I've added an interview with Pamela Rabe, Ruth Cracknell and Pippa Williamson from The Age (August 1995) about Three Tall Women to the interview section. Three tall women discuss acting,…
Three tall women discuss acting, memories and the pointlessness of critics.
Three women are having a natter around a restaurant table. Death is on the agenda. Ruth Cracknell, Pamela Rabe and Pippa Williamson are discussing the recent death of Williamson’s cat. The conversation moves to a dying man’s final words, cremation and fear of death. It’s a way for us break the ice.
They are all appearing in Edward Albee’s play Three Tall Women. It was typecasting. “I’m the short one. I used to be, and probably still am, five feet eight and three quarters in the old term,” says Ruth. Pippa is: “Five, 10 and a half, though I’m probably shrinking.” Pamela: “Just under six foot. I’m not aware of it until people comment. And when I see photographs of myself.”
Ruth says she wouldn’t be short for quids. Her height didn’t damage her career even in the early days. “It was great for Greek tragedy and Shakespeare. Great for radio.”
“You played the seven dwarves didn’t you, Ruth?” Pamela asks.
“Yes, I played Grumpy.”
The character of the matriach played by Ruth in Three Tall Women is inspired by Albee’s dislike for his adoptive mother. But, much to his surprise, audiences have found her fascinating and even warmed to her.
Are memories of family difficult to communicate to others or were his feelings hard to translate? Pippa says everybody’s stories about their lives are fiction.
“It’s how you frame it. How you see it is not necessarily how somebody else saw it,” Pippa says. “My aunts and uncles have a totally different view of my grandmother than my mother has. Each of them had a subjective view of their mother … When you see it in the context of her life, you see what made her who she became.”
Pamela continues that thought: “And that in itself becomes a form of acceptance on behalf of the writer — that he should even choose to investigate what has gone into making this woman.” (more…)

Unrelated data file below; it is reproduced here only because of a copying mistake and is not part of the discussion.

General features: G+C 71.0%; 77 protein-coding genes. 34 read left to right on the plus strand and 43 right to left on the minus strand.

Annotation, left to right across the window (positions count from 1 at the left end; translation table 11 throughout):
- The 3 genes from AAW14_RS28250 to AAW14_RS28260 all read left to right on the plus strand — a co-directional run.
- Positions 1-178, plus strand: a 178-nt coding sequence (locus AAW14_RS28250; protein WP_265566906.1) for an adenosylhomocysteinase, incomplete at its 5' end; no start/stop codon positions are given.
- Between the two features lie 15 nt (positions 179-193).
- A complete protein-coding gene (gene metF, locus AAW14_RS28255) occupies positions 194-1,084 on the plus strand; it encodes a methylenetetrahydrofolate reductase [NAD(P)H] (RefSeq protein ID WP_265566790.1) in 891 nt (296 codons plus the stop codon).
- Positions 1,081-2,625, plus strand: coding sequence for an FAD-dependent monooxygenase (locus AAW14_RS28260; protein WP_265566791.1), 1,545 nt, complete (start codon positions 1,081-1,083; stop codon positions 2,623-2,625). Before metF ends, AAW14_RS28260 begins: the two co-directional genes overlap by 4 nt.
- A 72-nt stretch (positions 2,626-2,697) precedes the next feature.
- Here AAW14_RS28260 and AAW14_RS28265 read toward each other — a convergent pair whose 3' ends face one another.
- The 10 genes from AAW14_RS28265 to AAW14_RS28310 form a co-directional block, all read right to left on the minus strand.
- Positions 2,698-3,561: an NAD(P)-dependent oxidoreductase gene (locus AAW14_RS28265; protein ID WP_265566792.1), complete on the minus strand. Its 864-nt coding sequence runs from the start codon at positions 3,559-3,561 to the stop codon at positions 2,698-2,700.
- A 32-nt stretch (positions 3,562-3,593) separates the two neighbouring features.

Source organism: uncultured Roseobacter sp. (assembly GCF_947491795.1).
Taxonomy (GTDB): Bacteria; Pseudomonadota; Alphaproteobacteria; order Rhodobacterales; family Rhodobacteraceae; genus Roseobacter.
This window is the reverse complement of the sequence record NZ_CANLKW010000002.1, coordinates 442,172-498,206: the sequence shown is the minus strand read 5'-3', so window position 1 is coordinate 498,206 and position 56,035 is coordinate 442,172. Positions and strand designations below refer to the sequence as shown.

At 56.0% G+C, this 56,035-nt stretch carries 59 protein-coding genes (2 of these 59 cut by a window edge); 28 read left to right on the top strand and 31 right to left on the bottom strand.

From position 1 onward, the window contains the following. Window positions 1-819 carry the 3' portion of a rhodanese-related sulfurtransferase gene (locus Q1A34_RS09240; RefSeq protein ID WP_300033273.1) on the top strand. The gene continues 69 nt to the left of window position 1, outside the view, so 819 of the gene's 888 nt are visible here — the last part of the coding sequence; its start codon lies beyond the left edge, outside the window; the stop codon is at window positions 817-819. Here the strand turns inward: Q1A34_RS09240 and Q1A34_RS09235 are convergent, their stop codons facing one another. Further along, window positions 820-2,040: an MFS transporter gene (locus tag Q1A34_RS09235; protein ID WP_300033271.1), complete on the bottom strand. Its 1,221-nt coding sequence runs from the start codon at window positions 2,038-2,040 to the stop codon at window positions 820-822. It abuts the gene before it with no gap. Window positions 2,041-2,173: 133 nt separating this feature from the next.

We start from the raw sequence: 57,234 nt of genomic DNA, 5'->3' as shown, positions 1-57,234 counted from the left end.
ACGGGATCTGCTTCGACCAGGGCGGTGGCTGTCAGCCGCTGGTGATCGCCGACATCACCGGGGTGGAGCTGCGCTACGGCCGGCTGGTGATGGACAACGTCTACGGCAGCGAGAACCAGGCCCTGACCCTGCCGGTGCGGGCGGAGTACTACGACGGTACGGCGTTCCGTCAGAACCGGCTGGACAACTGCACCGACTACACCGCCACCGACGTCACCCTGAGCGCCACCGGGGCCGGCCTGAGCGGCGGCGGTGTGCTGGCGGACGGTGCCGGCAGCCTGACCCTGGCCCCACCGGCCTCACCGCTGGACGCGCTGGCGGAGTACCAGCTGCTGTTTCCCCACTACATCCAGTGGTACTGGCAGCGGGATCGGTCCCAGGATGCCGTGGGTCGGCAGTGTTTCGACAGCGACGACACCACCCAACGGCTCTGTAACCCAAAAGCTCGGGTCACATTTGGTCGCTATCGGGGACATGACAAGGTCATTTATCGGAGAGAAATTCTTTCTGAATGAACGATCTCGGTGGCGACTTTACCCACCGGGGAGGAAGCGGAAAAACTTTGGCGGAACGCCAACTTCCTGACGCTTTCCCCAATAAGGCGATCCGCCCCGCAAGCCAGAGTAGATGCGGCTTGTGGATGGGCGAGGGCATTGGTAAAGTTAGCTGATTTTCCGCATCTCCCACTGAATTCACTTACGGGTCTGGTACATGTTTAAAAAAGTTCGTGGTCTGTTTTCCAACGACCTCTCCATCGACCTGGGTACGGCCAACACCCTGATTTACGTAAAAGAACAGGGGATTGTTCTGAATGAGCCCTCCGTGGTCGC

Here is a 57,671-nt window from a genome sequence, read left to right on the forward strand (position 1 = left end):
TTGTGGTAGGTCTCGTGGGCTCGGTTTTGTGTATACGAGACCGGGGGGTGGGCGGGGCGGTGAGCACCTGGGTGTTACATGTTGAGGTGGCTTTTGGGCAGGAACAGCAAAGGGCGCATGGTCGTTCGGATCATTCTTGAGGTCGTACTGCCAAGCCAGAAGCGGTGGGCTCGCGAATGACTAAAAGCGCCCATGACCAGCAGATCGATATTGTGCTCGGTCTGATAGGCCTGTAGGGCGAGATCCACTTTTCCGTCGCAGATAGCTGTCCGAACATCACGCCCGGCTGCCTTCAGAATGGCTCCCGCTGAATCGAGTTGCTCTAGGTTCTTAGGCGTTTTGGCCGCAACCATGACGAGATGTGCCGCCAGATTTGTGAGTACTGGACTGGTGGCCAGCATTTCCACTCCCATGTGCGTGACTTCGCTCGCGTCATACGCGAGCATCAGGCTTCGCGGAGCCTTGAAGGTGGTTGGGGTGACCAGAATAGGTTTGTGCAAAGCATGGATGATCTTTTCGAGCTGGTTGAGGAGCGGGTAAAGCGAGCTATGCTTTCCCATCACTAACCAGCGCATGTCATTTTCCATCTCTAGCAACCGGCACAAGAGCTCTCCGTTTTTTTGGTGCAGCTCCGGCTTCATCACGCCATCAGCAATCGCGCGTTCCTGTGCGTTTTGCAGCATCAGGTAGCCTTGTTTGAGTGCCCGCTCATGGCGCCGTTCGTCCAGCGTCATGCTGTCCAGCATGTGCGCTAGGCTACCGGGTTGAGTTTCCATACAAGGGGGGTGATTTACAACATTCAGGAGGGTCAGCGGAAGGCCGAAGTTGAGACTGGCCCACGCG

GODOT FOR GIRLS? THAT’S WHAT PAMELA RABE CALLS THREE TALL WOMEN, THE NEW PLAY BY EDWARD ALBEE.
Pamela Rabe’s performance in the new Australian film Vacant Possession caused excitement at the Sydney Film Festival, yet she insists she is addicted to the adrenalin of exercising her soul on the stage.
But after playing such powerful figures as Virginia Woolf and Strindberg’s Miss Julie, why is Rabe in raptures about playing a mysterious young woman simply named “C” in Three Tall Women, a new production by the Sydney Theatre Company?
“It’s an extraordinary piece,” says Rabe of Edward Albee’s Pulitzer prize-winning play. “Albee’s deliberately ambiguous about the characters, other than stating their ages. The moment you try to explain them or nail them down you ruin it.”
Rabe has dubbed the play ‘Waiting for Godot for girls”, and the parallels are clear. As the protagonist is a 92-year-old bedridden and dying woman, there is a minimum of high-kicks. It is a play of the mind with a built-in twist.
Rabe is quick to pluck out the thorn of sexual politics. “It’s not just about women. It’s a beautiful play about human beings.” she says. “Not a lot happens, but you learn a lot.” This is Rabe’s first professional crack at Albee, one of theatre’s most skilful and visceral phrasemakers.
“With most plays a certain amount of editing or pruning will go on, but he’s a master at naturalistic dialogue,” she says. “Phrases are repeated, some trail off. It’s never random or arbitrary, but a bugger to learn.”
Stage height … Pamela Rabe. | Photography by PAUL JONES
Rabe admits she finds the play a technical challenge, a theatrical relay event in which the almost musical exchange of verbal batons leaves no room for prima donnas. (more…)